Saturday, July 30, 2011
Friday, July 29, 2011
Wednesday, July 27, 2011
Monday, July 25, 2011
Saturday, July 23, 2011
Boy Scouts Camping Out
We sat cross-legged peering into the fire
with a circle of tents at our back.
Flickering coals spotlighted the face
of the scout whose turn it was to talk.
Sucking on cigarettes, we voted on who
was the raunchiest girl in our class.
then swore on a rusty Swiss Army knife
that none of us would ever get hitched.
We wondered about our mothers and fathers
and swapped notes on our budding sisters.
By the time the sunlight began to trickle
through the treetops, we crawled back into
our tents coughing like cranes and fell
with swollen imaginations into heavy sleep.
"Boy Scouts Camping Out" by Norbert Krapf, from Somewhere in Southern Indiana: Poems of Midwestern Origins. © Time Being Books, 1993.
This poem from today's Writers Almanac reminds us of our brief affiliation with Troop 2 BSA that met at the Waukesha Methodist Church. We boys were miscreants, evidently. We were seen window peeping in the bush-hidden back windows of the old Town Hall, ahead of a scout meeting. The Town Hall used to be right next to our scout meeting site at the church, on Wisconsin Ave. We naughtily spied into the dressing room where a weekly girls' dance class donned their tutus.
Our scoutmaster had finally had it with our troop, and disbanded us. Thus we only made it 2nd Class Scout. It was probably our first brush with authority. We didn't smoke.....
Thursday, July 21, 2011
Monday, July 18, 2011
Saturday, July 9, 2011
and still I wear my tattered gray short pants
the house and surround where my home office is,
though I know sartorially no great credit to me these bare threads
The hems dangle down. You say time has made my abbreviated trousers
unpresentable; yes, by some standards I am poorly
Just this very day a squad car passed while I in my shorts
raked leaves into a mound. The cops spied my special drawers and
But I don't seem to give a darn or a big rodent's posterior anymore,
if ever I did, how my own unpublicized posterior is clad. Perhaps I shed or add
now and then, but my shredded fading sheath is a forgiving shroud;
the waist is elastic, a yet strongly expanding and contracting heart. So
me if you will, washing after ragging washing, I just cling to
these pants the more, and they to me; I know how couthless that may
There may be a Lack of Fashion Statement in such die-hard loin clothing
but I don't intend to make it:
I too am fraying, but my pants and I, together, will hold our dear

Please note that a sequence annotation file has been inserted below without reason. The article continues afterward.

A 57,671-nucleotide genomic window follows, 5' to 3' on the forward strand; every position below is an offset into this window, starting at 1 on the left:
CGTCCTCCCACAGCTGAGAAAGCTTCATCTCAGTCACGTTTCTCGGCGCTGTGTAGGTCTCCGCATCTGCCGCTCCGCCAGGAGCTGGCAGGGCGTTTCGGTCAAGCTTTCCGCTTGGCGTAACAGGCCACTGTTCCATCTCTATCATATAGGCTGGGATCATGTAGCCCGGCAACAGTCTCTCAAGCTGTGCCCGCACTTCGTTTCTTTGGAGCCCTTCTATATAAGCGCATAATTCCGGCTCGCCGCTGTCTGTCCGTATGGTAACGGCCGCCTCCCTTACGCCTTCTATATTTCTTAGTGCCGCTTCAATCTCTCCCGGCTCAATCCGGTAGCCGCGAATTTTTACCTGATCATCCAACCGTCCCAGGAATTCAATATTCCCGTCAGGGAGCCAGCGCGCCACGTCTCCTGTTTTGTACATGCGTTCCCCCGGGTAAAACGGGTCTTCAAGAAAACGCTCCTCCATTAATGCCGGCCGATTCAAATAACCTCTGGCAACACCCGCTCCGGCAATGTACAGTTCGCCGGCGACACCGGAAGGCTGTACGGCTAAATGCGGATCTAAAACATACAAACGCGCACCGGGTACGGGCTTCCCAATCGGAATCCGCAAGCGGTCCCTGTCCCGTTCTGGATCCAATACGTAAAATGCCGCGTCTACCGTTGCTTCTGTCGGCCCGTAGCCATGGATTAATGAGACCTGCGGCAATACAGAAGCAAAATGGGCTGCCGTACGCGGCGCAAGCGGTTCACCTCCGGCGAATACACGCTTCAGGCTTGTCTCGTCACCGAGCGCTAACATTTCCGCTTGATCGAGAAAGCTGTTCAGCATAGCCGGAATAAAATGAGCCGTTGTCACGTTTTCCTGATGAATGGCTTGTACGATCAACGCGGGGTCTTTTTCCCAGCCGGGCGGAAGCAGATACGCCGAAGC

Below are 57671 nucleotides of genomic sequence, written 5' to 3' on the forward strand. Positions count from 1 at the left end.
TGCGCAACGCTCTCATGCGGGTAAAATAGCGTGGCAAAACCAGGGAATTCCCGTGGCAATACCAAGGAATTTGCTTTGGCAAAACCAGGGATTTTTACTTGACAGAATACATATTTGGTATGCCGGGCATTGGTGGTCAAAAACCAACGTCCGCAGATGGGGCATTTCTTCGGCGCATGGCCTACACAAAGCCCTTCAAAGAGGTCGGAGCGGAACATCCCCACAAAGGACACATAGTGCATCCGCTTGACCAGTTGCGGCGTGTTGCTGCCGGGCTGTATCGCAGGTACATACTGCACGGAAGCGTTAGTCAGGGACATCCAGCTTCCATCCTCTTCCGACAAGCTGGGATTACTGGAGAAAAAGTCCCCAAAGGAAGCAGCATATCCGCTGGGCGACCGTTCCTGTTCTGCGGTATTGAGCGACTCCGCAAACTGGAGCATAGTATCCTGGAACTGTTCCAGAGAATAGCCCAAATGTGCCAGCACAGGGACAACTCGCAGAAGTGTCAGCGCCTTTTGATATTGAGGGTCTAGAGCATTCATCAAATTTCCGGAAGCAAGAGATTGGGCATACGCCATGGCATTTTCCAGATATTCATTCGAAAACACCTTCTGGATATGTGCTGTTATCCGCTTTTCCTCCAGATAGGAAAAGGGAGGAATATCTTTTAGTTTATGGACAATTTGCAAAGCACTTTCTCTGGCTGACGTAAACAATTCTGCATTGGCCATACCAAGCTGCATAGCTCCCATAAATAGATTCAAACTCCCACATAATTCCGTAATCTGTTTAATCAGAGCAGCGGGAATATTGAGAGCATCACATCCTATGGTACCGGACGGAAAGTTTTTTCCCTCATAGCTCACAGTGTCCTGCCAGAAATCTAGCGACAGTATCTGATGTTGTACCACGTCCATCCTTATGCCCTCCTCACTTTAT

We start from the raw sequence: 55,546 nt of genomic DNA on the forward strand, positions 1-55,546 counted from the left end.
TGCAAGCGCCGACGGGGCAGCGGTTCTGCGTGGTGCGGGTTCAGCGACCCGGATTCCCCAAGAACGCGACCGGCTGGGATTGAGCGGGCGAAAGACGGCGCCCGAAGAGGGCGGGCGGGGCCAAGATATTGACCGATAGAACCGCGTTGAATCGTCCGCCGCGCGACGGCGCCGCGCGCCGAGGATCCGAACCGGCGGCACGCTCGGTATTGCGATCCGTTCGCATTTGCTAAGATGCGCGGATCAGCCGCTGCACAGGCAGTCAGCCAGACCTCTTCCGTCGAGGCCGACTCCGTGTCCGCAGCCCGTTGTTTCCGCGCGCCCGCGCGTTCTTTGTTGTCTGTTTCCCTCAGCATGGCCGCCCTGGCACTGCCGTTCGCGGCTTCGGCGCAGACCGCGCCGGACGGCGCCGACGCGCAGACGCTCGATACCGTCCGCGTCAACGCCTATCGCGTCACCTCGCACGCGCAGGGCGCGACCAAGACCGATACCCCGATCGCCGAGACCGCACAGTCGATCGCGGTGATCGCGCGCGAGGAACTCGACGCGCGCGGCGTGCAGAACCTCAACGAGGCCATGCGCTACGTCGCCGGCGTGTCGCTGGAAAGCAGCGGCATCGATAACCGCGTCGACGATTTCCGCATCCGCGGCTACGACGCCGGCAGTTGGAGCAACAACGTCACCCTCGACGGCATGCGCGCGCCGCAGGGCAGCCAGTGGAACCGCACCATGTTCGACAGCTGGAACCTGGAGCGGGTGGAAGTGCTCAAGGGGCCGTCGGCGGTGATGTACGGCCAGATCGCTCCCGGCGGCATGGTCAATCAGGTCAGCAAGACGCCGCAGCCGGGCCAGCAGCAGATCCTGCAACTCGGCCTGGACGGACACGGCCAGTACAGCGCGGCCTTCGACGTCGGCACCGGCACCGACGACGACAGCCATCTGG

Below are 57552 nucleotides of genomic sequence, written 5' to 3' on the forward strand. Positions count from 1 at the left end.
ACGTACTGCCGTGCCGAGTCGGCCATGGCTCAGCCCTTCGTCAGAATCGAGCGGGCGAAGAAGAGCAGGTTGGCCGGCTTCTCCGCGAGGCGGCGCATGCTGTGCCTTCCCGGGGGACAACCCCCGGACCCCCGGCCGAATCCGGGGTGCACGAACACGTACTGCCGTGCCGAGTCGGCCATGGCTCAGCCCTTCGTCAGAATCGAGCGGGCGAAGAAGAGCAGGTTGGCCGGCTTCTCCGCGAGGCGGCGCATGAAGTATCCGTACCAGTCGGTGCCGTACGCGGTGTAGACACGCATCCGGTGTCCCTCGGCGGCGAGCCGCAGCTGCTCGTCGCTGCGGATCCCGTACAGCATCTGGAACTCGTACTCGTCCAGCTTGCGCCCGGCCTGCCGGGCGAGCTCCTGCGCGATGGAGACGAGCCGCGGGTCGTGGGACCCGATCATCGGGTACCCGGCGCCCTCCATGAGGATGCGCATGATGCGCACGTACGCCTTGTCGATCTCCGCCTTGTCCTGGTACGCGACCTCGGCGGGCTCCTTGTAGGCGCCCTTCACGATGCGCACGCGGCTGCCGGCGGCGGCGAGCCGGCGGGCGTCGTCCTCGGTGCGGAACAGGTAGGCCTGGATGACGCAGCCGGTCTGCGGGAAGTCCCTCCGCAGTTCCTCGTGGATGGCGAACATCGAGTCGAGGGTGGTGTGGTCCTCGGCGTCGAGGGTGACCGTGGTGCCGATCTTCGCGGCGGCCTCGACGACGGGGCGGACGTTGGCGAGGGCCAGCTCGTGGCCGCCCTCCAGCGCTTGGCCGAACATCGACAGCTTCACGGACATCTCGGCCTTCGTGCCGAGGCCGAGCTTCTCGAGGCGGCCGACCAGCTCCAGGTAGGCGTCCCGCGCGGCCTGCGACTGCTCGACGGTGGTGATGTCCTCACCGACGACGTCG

Friday, July 8, 2011
A gaudy butterfly laid me
On a milkweed leaf she laid me
with no great hope of my success,
for I was just one of a hundred eggs
flitting, pausing, flitting, pausing,
my mother's abdomen arching
each time and putting us down;
we pinheads were merely something
that made her feel good
or the result of an act that did;
or not even that;
I don't know and will never know.
I ate my full engorgement of clean furrows
in the white-juiced leaves until I grew
to a fat temptation for predators
that eat the likes of me,
but the numbers had it
that I was one of the few who survived,
never got picked off in the hard
mandibles of life.
my disappointment was different;
I spun my waxy cocoon
according to pattern
and then, alas, instead of the transformation,
I had my beauty taken from me
and my capsule gradually
and as I lay dying inside,
rotting into a fetid inkiness,
a monarch's striving nature
nonetheless living still,
my little strength merged to
poke a pinhole in the bottom
of my enbindment, and by dint
of waning force I dripped this
message onto the leaf below,
and that is how you come
to read a distillation of all
I was ever to become,
a quotation, nothing more, but by a higher power than I:
What we have to be
Is what we are - Thomas Merton
[David Dix 2000, meditation on hunting for Monarch crysalae in the milkweed patch one day....]
Thursday, July 7, 2011
You Call That a Glass a Wine?
A hell of a way to run a railroad
While the Episcopalians swill real communion wine
From a common metal cup, the rim of which is
Merely swiped lightly with a cloth between hearty gulps
Of the blood of Christ,
A block away at the Congregational Church
They’ve gone from glass to plastic thimbles that are disposable
After each hummingbird half-filling of Juicy Juice; and why?
Because one can never be sure;
Were they washed well enough between once-a-month
Eucharists? Germs, oh nastiful nasties, fie upon them;
Although a good Christian willfully eats his allotted bucket of dirt
A year, and breathes noxious fumes all ‘round,
At the Congregational Church
He can control at least something, and it’s
The type of mini-vessel
From which he tiddles his teensy taste,
His weensy taste of sugary “blood”;
But I’ll tell you one thing;
Those plastic vials will never clink
The way real glass did in the communion racks!
You cannot slam down a plastic thimble
Nor can you cherish the feel of it in your fingers;
It just aint the same; and brother,
It’s not the way we used to do it.
It is just a good thing, probably,
The heavenly monitors, if they be,
Couldn’t care less what form
Our worship takes, as long as it’s sincere,
And resonant, if ecologically unsound.